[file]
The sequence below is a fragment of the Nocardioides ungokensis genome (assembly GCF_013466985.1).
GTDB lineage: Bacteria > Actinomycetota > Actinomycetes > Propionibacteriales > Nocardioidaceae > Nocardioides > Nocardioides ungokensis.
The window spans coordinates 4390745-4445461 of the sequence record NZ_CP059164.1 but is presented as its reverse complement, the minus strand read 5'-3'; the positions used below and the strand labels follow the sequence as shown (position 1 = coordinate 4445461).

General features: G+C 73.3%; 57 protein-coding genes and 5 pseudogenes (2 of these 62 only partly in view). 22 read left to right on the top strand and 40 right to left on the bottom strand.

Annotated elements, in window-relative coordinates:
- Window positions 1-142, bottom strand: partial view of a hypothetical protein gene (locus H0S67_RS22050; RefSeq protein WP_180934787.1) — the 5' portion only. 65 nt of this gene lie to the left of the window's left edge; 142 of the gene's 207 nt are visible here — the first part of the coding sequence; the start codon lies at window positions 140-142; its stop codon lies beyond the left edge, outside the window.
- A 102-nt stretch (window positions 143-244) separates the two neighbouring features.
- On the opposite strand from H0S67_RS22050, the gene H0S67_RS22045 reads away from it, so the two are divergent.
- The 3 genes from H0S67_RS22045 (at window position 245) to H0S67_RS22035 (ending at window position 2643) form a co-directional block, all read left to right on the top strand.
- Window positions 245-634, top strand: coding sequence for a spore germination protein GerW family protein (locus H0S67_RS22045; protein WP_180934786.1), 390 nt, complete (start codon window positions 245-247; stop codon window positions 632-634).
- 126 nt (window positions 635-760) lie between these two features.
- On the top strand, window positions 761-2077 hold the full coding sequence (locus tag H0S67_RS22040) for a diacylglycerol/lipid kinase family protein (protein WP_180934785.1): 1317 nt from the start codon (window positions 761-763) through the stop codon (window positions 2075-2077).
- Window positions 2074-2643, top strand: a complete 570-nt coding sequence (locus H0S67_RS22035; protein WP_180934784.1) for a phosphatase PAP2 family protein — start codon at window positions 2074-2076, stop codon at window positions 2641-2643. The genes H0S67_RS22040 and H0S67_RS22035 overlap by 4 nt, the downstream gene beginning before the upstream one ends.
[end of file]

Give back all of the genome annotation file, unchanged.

The sequence below is a fragment of the Nocardioides ungokensis genome (assembly GCF_013466985.1).
GTDB lineage: Bacteria > Actinomycetota > Actinomycetes > Propionibacteriales > Nocardioidaceae > Nocardioides > Nocardioides ungokensis.
The window spans coordinates 4390745-4445461 of the sequence record NZ_CP059164.1 but is presented as its reverse complement, the minus strand read 5'-3'; the positions used below and the strand labels follow the sequence as shown (position 1 = coordinate 4445461).

General features: G+C 73.3%; 57 protein-coding genes and 5 pseudogenes (2 of these 62 only partly in view). 22 read left to right on the top strand and 40 right to left on the bottom strand.

Annotated elements, in window-relative coordinates:
- Window positions 1-142, bottom strand: partial view of a hypothetical protein gene (locus H0S67_RS22050; RefSeq protein WP_180934787.1) — the 5' portion only. 65 nt of this gene lie to the left of the window's left edge; 142 of the gene's 207 nt are visible here — the first part of the coding sequence; the start codon lies at window positions 140-142; its stop codon lies beyond the left edge, outside the window.
- A 102-nt stretch (window positions 143-244) separates the two neighbouring features.
- On the opposite strand from H0S67_RS22050, the gene H0S67_RS22045 reads away from it, so the two are divergent.
- The 3 genes from H0S67_RS22045 (at window position 245) to H0S67_RS22035 (ending at window position 2643) form a co-directional block, all read left to right on the top strand.
- Window positions 245-634, top strand: coding sequence for a spore germination protein GerW family protein (locus H0S67_RS22045; protein WP_180934786.1), 390 nt, complete (start codon window positions 245-247; stop codon window positions 632-634).
- 126 nt (window positions 635-760) lie between these two features.
- On the top strand, window positions 761-2077 hold the full coding sequence (locus tag H0S67_RS22040) for a diacylglycerol/lipid kinase family protein (protein WP_180934785.1): 1317 nt from the start codon (window positions 761-763) through the stop codon (window positions 2075-2077).
- Window positions 2074-2643, top strand: a complete 570-nt coding sequence (locus H0S67_RS22035; protein WP_180934784.1) for a phosphatase PAP2 family protein — start codon at window positions 2074-2076, stop codon at window positions 2641-2643. The genes H0S67_RS22040 and H0S67_RS22035 overlap by 4 nt, the downstream gene beginning before the upstream one ends.